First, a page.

In August 2020, Group-IB published the report "UltraRank: the unexpected twist of a JS-sniffer triple threat"
. The report described the operations of the cybercriminal group UltraRank
, which in five years of activity had successfully attacked 691 eCommerce stores and 13 website service providers.
In November 2020, Group-IB experts discovered a new wave of UltraRank attacks
. Even though new attacks were detected at the time, part of the group's infrastructure remained active and some sites were still infected. The cybercriminals did not use existing domains for new attacks but switched to a new infrastructure to store malicious code and collect intercepted payment data.
As part of UltraRank's new campaign, Group-IB Threat Intelligence and Attribution
This time the JS sniffer's code was obfuscated using Radix
obfuscation. This obfuscation pattern had been used by only a few cybercriminal groups, one of which was the UltraRank group (Figure 1). After deobfuscating the code, Group-IB found that the attacks used a sniffer from the SnifLite family
, already known to Group-IB experts and used by the threat actor UltraRank. Due to the relatively small number of infected websites, the attackers most likely used the credentials in the CMS administrative panel, which, in turn, could have been compromised using malware or as a result of brute force attacks.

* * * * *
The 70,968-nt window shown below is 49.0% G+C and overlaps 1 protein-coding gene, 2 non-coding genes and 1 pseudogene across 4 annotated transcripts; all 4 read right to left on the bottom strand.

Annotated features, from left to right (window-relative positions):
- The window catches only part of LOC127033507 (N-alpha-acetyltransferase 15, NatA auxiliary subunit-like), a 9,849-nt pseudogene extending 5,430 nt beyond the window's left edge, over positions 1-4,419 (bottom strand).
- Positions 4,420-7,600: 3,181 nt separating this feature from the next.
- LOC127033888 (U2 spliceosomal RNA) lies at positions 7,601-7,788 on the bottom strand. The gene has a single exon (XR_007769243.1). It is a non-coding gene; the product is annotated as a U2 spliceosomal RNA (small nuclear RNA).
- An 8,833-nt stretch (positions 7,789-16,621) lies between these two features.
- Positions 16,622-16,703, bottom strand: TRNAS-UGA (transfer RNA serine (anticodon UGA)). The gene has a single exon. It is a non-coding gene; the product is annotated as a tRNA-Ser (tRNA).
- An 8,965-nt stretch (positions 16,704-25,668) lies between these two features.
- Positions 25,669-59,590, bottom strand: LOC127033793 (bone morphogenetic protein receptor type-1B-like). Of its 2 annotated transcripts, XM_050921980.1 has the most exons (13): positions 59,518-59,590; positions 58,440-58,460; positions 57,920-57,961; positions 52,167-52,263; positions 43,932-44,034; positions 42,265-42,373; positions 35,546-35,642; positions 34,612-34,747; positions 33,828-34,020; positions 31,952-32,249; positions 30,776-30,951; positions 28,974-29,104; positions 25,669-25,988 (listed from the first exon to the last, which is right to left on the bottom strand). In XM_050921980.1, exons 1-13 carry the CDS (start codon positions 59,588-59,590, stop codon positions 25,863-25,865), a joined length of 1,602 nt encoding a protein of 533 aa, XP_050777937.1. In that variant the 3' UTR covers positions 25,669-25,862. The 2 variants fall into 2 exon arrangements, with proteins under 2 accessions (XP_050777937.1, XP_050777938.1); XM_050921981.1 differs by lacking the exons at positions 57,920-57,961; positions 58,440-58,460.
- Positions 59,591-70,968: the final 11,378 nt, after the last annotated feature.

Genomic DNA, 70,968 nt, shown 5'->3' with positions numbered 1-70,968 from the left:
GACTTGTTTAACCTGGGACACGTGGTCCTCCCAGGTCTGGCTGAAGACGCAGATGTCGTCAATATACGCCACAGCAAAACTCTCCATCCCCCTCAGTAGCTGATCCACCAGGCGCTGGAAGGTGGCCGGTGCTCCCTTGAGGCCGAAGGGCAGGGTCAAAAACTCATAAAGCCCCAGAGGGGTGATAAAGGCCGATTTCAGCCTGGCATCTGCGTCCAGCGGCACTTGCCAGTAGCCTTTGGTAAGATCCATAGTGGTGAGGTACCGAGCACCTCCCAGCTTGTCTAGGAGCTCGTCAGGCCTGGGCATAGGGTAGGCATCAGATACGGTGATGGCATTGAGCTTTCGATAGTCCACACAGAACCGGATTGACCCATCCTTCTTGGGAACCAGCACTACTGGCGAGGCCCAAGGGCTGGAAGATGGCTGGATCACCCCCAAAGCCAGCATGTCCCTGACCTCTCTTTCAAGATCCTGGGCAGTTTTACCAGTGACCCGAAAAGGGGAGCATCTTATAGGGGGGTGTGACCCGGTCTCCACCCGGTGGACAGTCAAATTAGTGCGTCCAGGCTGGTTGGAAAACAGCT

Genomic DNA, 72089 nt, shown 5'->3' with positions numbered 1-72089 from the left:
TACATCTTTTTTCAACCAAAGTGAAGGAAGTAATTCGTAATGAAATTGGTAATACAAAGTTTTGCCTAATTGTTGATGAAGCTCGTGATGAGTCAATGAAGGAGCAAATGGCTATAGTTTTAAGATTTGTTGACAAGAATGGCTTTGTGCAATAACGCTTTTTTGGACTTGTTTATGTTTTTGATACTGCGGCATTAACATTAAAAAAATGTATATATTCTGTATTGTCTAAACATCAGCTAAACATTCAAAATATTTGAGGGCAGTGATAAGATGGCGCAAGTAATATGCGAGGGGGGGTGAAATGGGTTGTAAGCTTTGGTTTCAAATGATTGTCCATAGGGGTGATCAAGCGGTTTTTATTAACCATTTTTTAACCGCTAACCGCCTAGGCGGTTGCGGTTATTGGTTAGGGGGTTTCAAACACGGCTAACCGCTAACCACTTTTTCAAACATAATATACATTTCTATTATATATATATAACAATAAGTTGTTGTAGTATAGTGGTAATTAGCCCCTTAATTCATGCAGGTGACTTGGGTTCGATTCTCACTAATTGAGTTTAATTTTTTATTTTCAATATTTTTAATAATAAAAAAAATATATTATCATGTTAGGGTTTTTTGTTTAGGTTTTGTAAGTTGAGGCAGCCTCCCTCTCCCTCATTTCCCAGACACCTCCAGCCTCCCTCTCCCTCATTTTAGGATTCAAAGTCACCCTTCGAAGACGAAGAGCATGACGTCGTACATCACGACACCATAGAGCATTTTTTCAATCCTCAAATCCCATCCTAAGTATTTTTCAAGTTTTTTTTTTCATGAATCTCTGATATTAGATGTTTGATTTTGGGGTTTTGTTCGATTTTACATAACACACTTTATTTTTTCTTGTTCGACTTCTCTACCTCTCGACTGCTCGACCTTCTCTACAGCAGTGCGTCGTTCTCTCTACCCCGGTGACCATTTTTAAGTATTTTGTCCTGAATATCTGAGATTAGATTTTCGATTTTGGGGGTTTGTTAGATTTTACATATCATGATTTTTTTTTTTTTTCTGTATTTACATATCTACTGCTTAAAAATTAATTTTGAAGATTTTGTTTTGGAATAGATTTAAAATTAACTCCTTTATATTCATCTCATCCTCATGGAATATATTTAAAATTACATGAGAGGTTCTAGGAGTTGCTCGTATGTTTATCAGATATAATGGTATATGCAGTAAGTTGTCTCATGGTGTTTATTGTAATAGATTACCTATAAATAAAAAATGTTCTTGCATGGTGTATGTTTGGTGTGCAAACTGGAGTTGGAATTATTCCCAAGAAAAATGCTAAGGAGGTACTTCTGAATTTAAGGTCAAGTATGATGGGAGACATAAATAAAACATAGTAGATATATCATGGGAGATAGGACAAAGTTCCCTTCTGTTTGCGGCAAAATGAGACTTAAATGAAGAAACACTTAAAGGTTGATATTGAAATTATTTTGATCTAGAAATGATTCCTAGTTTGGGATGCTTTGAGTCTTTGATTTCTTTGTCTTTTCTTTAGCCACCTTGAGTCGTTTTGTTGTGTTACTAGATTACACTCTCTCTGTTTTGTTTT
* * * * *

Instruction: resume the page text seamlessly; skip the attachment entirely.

During their most recent series of attacks UltraRank stored their malicious code on the website mimicking a legitimate Google Tag Manager domain. The analysis of the threat actor's infrastructure revealed that the main server was hosted by Media Land LLC, which is connected with a bullet-proof hosting company.
This blog post examines UltraRank's new campaign, provides recommendations to banks, payment systems, and online merchants. You'll also find indicators of compromise, attackers' TTPs and relevant mitigation and defense techniques in accordance with MITRE ATT&CK and MITRE Shield that we recommend to use to protect against UltraRank.